Tuesday, September 30, 2008

Just kidding

The interview is actually this week, not last week. All other details still relevant.

I don't think it will be a call-in, only because I'm so painfully inexperienced at radio hosting that the idea of adding random phone calls into the mix makes me gulp with dread.

I've been doing some research and noticing that there are some pretty serious problems with, in fact, all of the parties' statements on the subject of arts funding. Some are wronger than others, as usual, but nobody seems to be in command of a terribly detailed understanding of how the whole thing works. Should be a good conversation.

Wish me luck!

Monday, September 22, 2008

Witness the birth of a Canadian pundit!

This Friday at 1.30pm, yours truly will be grilling one Hawskley Workman on the Canadian issues of the day. Tune into CFRE to hear it live here.

Will he answer in freestyle poetry? Will the Canada Council receive the airtime it deserves? Will I resist the urge to crawl into his lap?


Thursday, September 11, 2008

For too long, the serfs have diluted the vote of our great nation's landed gentry

Man, what a dick:

"We will have a list of foreclosed homes and will make sure people aren’t voting from those addresses,” party chairman James Carabelli told Michigan Messenger in a telephone interview earlier this week. He said the local party wanted to make sure that proper electoral procedures were followed.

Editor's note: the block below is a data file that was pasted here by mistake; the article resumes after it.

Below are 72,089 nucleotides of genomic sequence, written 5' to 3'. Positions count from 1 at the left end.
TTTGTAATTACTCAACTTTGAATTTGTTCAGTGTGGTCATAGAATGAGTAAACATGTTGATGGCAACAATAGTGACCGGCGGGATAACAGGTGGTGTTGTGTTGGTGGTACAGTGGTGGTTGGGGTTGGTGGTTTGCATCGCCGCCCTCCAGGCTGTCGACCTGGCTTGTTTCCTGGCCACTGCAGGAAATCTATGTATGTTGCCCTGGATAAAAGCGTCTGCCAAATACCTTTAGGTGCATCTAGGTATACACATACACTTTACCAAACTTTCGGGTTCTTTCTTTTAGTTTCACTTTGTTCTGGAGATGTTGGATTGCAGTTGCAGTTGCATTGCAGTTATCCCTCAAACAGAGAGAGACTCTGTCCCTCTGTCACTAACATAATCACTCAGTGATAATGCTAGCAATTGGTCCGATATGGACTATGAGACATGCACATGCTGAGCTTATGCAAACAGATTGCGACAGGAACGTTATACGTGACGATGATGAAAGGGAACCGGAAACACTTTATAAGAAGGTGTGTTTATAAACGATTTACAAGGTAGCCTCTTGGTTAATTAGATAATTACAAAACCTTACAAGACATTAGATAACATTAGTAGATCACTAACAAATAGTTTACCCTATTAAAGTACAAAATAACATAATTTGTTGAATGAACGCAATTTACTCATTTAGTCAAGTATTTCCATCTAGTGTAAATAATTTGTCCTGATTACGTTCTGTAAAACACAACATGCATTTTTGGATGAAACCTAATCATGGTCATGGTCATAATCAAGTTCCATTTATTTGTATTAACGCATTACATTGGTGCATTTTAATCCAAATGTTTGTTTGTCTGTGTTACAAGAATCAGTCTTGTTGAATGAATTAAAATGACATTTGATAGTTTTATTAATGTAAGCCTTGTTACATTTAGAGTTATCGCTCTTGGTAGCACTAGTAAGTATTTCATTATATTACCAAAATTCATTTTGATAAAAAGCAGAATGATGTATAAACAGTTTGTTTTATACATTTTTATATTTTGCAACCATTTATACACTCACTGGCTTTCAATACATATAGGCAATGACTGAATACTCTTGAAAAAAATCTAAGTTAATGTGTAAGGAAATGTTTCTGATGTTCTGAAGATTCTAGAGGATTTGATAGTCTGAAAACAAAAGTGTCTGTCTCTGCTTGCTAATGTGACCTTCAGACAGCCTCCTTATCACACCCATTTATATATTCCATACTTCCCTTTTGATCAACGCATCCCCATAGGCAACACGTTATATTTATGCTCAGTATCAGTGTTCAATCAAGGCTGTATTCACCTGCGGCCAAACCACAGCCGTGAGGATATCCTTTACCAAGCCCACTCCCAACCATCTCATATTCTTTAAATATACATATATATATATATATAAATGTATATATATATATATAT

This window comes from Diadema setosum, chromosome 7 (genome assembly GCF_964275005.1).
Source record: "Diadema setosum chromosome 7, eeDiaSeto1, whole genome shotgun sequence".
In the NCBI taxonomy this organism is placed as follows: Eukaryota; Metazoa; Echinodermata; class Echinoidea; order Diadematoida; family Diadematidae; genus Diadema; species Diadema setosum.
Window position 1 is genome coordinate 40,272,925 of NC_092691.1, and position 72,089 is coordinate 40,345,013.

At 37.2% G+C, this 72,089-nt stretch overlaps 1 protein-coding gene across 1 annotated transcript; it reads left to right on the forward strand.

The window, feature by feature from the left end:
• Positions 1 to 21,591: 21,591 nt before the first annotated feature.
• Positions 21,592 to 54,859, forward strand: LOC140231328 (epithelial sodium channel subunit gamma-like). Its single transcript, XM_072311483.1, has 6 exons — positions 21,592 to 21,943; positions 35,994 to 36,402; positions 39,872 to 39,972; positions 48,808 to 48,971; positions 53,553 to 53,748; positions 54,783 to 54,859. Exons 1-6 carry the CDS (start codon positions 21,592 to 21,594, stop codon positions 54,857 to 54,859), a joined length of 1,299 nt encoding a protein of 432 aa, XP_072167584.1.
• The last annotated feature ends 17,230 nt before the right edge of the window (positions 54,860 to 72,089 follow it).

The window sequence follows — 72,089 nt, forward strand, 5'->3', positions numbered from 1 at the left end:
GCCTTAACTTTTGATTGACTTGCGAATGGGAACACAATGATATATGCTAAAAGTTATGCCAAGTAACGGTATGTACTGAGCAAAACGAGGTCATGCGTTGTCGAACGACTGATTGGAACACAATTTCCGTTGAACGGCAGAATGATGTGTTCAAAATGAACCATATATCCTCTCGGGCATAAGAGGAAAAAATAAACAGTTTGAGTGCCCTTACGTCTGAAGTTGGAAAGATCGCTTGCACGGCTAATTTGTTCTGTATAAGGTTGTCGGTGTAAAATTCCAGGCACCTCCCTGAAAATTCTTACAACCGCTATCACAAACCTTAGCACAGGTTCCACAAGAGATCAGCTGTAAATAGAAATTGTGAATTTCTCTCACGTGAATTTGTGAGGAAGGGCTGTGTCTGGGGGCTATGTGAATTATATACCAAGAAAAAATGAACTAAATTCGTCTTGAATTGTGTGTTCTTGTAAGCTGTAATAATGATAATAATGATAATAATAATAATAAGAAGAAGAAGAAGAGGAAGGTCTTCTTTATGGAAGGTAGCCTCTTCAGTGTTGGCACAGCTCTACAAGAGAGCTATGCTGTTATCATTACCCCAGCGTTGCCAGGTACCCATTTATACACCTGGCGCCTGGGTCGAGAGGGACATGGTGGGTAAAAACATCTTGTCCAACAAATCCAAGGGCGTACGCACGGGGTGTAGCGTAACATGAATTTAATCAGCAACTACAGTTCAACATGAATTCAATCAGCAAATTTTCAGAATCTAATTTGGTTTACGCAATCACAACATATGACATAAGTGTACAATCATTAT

State election rules allow parties to assign “election challengers” to polls to monitor the election. In addition to observing the poll workers, these volunteers can challenge the eligibility of any voter provided they “have a good reason to believe” that the person is not eligible to vote. One allowable reason is that the person is not a “true resident of the city or township."
That's from this article, via Bitch Ph.D. Seriously, GOP, now you're just being assholes.

What's the relevance to Canada? Well, as far as I can tell, Harper's already borrowing pretty heavily from this party's playbook (in his very first speech after calling the election, he tried to dub Stephane Dion "Professor Dion,"* who presumably also eats arugula).

I'm not suggesting the Conservatives would pull any of this crap. I'm just saying, let's all stay very clear about the reasons why it's so important not to tolerate politicians doing the sneaky bullshit some of them do: because that slope slides, baby, oh it slides.

*Least successful meme ever.

Wednesday, September 10, 2008

A new study on young women and sexual violence, and some thoughts on language

This report, by ChildTrends.org, is incredibly upsetting, but hardly news to those of us who have some familiarity, either personally or professionally, with sexual assault. While conservative statistics about rates of incidence of rape tend to put the figure at around 1 in 6 (North American women, at some time in their lives), I think it's becoming increasingly clear that, to get a real feel for how many women have experienced sexual abuse in their lives, the terms need to be broadened. This new study suggests that 18% of women aged 18 to 24 have had forced sexual intercourse. That's more like 1 in 5, by around the time most of us are finishing college or getting our first "real" job.